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Asylum Application

Asylees are refugees who are at a land border or point of entry in the US. According to INA §208(a), asylees must qualify as refugees, meaning that they have to prove a well-founded fear of persecution based on a protected ground. Persons interdicted in the high seas may not qualify for asylum.

The person’s nationality has to be determined before asylum can be granted. Like in Urgen v. Holder, 768 F.3d 269, 272-74 (2nd Cir. 2014), where statelessness alone is not enough to qualify for asylum. But if statelessness is the basis for persecution, then it qualifies, such as in Stserba v. Holder, 646 F.3d 964 (6th Cir. 2011).

The Definition of Persecution

In Matter of Acosta, 19 I&N Dec. 211, 222 (BIA 1985), persecution is explained as a threat to the life or freedom of or an infliction of harm on people who differ. Harm need not be physical to be noted as persecution, such as in Borca v. INS, 77 F.3d 210, 215-17 (7th Cir. 1996). Permanent or serious physical injury is also not required to establish persecution, much like in Matter of O-Z & I-Z, 22 I&N Dec. 23, 25-26 (BIA 1998).

The government in the country of nationality must also be unable or unwilling to protect the applicant, such as in the case of Kamar v. Sessions, 875 F.3d 811, 819-20 (6th Cir. 2017).

Protected Grounds

The persecution must be based on protected grounds, which are:

  • Race
  • Religion
  • National Origin
  • Political Opinion
  • Membership in a Particular Social Group

The applicant must prove that the persecution was based on one or more of the abovementioned grounds, much like in the case of INS v. Elias-Zacarias, 502 US 478 (1992). There needs to be a nexus between the persecution and the protected ground. However, the applicant does not have to show that the persecutor acted with ill intent, as told in Matter of Kasinga, 21 I&N Dec. 357, 365 (BIA 1996).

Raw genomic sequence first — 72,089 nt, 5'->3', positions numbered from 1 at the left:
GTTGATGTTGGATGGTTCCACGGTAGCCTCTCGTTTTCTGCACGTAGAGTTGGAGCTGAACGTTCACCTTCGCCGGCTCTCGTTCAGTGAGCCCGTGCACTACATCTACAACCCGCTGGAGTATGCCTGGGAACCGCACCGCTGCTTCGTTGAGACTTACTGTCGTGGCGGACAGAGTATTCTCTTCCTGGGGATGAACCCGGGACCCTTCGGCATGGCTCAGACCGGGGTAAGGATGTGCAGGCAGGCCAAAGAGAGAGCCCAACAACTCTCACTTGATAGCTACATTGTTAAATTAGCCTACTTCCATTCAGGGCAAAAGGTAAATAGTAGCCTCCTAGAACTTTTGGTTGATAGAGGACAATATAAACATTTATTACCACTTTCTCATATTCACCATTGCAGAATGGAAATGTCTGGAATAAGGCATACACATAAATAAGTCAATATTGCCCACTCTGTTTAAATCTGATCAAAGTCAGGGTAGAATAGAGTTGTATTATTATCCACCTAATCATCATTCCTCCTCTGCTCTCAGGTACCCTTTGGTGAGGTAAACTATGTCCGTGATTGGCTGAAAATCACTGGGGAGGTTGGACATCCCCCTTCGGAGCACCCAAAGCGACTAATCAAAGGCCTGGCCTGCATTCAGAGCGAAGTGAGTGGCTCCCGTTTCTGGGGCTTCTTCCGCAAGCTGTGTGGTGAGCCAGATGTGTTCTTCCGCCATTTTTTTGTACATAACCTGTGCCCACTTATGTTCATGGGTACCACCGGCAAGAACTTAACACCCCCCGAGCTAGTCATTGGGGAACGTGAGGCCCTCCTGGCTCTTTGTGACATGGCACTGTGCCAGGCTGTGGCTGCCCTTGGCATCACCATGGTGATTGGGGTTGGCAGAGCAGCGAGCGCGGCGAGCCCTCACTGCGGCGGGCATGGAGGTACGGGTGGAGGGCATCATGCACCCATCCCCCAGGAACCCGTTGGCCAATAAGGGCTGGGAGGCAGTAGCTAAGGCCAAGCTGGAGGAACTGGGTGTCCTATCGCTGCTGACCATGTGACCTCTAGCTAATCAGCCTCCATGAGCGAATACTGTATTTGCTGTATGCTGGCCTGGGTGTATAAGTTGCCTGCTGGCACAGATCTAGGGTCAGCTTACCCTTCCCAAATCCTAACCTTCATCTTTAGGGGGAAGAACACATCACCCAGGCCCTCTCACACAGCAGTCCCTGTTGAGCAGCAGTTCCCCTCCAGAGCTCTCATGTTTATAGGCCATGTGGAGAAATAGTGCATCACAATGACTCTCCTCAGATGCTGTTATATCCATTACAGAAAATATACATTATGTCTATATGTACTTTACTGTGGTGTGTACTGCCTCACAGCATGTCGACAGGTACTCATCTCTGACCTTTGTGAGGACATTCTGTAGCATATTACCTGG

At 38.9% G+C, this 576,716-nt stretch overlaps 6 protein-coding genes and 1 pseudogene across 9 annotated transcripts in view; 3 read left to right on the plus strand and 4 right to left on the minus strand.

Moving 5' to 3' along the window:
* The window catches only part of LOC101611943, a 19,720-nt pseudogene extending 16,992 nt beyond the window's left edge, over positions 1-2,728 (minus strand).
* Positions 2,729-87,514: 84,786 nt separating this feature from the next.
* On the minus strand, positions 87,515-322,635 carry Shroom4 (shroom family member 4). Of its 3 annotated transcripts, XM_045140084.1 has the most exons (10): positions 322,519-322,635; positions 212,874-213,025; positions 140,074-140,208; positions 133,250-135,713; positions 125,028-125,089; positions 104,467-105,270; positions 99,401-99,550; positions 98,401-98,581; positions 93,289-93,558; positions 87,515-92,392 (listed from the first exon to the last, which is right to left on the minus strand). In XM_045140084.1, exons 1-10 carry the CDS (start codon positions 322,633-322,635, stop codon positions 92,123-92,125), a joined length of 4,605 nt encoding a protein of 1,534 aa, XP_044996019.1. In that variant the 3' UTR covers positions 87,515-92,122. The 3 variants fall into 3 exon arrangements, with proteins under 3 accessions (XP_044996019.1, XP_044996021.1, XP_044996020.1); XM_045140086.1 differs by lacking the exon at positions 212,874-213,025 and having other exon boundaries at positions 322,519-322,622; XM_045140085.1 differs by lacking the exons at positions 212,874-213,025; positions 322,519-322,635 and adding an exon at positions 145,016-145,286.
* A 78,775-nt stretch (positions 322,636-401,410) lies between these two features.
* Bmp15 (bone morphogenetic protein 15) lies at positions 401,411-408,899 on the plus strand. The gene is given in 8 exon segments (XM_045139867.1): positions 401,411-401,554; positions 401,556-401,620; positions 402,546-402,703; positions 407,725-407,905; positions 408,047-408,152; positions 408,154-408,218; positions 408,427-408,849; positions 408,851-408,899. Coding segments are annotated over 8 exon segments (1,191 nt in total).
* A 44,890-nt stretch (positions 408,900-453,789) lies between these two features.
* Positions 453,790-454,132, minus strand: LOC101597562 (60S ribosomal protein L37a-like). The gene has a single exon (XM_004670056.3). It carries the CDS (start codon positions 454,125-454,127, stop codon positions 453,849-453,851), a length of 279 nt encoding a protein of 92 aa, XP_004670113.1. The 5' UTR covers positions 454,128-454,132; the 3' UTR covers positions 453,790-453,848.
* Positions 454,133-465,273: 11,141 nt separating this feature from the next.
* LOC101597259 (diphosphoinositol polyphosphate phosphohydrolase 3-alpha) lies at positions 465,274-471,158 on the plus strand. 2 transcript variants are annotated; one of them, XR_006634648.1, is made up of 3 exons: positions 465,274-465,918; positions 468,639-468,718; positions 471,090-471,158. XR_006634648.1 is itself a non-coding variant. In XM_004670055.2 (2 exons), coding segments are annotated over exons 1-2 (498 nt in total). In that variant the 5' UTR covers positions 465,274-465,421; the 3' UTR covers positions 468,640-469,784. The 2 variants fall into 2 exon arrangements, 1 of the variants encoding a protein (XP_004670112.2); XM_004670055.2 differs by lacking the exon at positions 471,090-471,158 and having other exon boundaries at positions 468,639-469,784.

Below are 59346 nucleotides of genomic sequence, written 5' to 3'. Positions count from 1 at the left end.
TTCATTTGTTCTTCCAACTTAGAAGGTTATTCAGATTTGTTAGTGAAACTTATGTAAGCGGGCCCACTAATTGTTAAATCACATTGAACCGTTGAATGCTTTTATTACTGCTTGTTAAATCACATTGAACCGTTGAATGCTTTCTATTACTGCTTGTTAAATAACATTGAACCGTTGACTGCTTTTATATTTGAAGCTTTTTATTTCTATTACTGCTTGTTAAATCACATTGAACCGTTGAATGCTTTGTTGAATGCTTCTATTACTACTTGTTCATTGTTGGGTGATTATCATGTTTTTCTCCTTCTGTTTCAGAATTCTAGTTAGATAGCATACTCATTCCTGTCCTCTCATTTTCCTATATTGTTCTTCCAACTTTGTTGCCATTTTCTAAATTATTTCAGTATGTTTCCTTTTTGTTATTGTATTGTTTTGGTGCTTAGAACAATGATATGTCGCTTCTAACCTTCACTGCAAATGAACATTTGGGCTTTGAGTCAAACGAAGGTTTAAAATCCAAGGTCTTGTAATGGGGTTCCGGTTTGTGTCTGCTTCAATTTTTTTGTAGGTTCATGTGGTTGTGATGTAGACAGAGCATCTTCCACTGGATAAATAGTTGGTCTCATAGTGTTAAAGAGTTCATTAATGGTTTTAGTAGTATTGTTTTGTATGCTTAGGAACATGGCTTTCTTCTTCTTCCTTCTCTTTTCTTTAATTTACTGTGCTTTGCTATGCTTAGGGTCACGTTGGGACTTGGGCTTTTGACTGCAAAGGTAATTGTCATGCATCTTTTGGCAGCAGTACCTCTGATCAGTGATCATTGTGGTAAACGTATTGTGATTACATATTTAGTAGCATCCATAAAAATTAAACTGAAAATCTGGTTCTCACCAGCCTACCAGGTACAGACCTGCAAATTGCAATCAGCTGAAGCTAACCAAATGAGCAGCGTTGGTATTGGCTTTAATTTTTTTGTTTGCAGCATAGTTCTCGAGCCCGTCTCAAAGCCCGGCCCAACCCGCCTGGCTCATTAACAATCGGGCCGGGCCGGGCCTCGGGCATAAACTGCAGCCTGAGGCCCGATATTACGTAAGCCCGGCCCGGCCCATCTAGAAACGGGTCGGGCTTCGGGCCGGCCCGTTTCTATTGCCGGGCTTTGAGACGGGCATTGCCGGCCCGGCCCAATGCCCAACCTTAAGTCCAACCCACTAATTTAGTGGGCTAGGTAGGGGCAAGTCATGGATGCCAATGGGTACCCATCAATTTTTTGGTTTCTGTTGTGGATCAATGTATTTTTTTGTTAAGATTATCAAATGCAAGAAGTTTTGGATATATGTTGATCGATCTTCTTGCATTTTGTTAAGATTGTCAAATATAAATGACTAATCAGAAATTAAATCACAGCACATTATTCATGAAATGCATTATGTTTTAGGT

Political Opinion

This protected ground requires an active and specific opinion or belief but does not require active participation in rallies or organized functions. Under this category, the immigration judge considers the evidence relating to the country of citizenship, such as in Mandebvu v. Holder, 755 F.3d 417, 428-32 (6th Cir. 2014).

Neutrality may not be enough to show persecution as stated in Matter of Acosta, 19 I&N Dec. 211, 222 (BIA 1985). A political opinion may also be imputed, meaning that the persecutor assumes the political opinion because of a close relationship, like in the matter of INS v. Elias-Zacarias, 502 US 478 (1992). An applicant, however, does not have to show that she holds the actual opinion.

Membership in a Particular Social Group

This category includes members of a group that holds a common immutable characteristic that could not be changed, as stated in Matter of Acosta, 19 I&N Dec. 211, 222 (BIA 1985), and must be defined with particularity, as per Matter of M-E-V-G, 26 I&N Dec. 227 (BIA 2014). The group members have a characteristic that sets them apart, much like in Matter of W-G-R-, 26 I&N Dec. 208 (BIA 2014).

A family could also qualify as a particular social group, as discussed by Matter of L-E-A-, 27 I&N Dec. 40 (BIA 2017). There must be a nexus between the family unit and the harmed to prove eligibility based on a family unit.

In Matter of E-A-G-, 24 I&N Dec. 591, 595-96 (BIA 2008), the Board has denied social group protections based on past criminal activities because they are not immutable. The Attorney General has also referred to himself a case to determine whether harm by private entities to social groups qualifies an applicant for asylum, as such in Matter of A-B-, 27 I&N Dec. 227 (AG 2018).

Social Groups the Federal Court Recognizes

The social group must be cognizable and articulated to the immigration judge and the Board would not remand a casa e for determination of a new social group, as in Matter of W-Y-C & H-O-B, 27 I&N Dec. 189 (BIA 2018).

  • Members of a Clan
  • Domestic Violence Victims
  • HIV/AIDS Victims
  • Mental Illness or disability
  • Gang Membership
  • Witnesses and Family Members
  • Landowners

In mixed motive cases, the applicant must show that a protected ground was one central reason for the claimed persecution, as indicated in INA §208(b)(1)(b)(i).

Past Persecution